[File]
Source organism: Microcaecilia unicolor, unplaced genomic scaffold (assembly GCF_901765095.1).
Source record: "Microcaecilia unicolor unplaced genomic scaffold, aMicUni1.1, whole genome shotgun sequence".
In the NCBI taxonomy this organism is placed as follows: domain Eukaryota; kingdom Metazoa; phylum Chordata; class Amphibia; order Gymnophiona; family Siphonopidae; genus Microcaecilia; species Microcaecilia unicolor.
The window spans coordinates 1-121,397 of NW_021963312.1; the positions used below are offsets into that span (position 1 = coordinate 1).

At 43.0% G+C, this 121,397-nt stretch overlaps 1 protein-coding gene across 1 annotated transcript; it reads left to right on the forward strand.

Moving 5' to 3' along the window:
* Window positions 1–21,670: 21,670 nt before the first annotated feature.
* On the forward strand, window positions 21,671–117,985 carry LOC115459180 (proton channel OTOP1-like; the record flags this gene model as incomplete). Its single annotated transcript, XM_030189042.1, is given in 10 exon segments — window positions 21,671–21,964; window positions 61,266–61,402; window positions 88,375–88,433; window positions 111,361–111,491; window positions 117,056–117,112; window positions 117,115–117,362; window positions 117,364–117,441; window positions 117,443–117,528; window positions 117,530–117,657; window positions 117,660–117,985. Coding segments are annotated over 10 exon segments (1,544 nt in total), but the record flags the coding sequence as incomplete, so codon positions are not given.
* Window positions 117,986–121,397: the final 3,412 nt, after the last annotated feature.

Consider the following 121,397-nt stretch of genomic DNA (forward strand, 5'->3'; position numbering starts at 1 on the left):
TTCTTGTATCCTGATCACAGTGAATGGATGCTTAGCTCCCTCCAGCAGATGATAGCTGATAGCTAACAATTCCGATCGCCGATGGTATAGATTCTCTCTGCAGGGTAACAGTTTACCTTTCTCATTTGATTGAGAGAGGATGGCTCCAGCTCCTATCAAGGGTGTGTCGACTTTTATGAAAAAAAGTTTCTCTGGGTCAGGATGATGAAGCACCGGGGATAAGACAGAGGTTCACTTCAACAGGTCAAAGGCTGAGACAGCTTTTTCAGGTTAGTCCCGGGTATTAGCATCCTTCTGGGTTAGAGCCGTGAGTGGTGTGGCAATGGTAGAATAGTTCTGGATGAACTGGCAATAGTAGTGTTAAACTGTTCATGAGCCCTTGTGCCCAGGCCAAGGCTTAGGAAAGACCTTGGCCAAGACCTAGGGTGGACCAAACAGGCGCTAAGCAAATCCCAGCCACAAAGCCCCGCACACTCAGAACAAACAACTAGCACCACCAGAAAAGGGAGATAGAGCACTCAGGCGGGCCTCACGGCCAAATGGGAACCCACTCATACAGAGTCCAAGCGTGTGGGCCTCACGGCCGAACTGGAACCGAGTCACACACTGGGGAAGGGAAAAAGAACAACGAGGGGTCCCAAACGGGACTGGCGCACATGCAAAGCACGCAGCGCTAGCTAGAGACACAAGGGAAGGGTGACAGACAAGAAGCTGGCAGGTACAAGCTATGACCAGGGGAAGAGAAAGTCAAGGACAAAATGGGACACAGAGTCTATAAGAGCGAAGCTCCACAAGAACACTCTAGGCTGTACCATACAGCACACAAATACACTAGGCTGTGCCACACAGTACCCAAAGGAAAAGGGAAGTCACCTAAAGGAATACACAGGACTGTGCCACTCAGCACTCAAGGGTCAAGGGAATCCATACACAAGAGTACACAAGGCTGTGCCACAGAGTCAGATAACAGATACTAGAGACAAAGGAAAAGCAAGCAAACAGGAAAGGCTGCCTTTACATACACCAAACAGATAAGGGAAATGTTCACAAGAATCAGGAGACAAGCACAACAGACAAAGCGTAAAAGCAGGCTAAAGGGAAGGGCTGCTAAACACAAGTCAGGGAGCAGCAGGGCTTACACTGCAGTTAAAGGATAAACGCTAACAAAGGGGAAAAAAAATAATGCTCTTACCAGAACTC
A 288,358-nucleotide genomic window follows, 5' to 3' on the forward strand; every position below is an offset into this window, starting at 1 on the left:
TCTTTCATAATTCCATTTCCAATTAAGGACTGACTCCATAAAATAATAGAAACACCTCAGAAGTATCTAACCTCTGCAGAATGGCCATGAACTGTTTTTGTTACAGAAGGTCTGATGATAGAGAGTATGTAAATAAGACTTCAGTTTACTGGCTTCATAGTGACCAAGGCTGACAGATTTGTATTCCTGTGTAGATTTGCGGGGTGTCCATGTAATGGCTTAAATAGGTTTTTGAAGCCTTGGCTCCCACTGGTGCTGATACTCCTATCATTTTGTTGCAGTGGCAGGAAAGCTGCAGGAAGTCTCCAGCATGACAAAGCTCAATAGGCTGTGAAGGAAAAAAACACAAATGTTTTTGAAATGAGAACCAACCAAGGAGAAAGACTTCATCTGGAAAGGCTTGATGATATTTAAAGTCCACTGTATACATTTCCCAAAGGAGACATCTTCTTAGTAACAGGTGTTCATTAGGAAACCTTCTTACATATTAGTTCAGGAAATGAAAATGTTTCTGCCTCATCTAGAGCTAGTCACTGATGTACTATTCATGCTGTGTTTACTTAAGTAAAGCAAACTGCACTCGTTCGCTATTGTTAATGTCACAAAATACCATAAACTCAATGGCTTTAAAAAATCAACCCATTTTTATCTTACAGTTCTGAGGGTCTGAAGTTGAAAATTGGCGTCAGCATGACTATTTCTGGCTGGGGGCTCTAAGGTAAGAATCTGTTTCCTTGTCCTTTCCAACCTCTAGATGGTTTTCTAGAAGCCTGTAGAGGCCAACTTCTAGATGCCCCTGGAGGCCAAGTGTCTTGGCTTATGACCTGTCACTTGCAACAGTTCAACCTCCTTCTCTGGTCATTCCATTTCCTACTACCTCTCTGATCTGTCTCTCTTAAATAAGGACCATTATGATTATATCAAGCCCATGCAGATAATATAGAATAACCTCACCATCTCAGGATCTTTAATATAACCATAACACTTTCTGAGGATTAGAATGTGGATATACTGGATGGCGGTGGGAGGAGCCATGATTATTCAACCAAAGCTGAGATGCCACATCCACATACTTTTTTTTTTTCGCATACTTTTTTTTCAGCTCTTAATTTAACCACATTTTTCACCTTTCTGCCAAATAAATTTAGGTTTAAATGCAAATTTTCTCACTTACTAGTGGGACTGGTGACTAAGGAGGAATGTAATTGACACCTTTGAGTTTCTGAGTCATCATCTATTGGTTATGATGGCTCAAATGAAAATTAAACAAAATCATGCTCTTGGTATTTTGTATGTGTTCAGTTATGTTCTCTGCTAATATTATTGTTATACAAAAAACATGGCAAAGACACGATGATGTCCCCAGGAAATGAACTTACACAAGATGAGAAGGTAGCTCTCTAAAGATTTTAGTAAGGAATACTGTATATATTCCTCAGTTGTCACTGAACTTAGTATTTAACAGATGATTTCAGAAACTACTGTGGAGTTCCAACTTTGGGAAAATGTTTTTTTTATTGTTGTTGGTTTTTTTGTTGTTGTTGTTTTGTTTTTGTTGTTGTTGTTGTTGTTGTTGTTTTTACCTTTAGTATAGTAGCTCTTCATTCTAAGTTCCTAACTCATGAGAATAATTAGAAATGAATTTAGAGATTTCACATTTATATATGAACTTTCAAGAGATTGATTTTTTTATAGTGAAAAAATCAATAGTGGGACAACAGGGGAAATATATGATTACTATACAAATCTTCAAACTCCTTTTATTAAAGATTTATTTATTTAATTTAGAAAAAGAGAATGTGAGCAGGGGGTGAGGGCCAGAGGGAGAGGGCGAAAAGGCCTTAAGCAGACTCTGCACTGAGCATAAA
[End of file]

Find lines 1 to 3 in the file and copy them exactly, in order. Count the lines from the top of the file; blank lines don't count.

Source organism: Microcaecilia unicolor, unplaced genomic scaffold (assembly GCF_901765095.1).
Source record: "Microcaecilia unicolor unplaced genomic scaffold, aMicUni1.1, whole genome shotgun sequence".
In the NCBI taxonomy this organism is placed as follows: domain Eukaryota; kingdom Metazoa; phylum Chordata; class Amphibia; order Gymnophiona; family Siphonopidae; genus Microcaecilia; species Microcaecilia unicolor.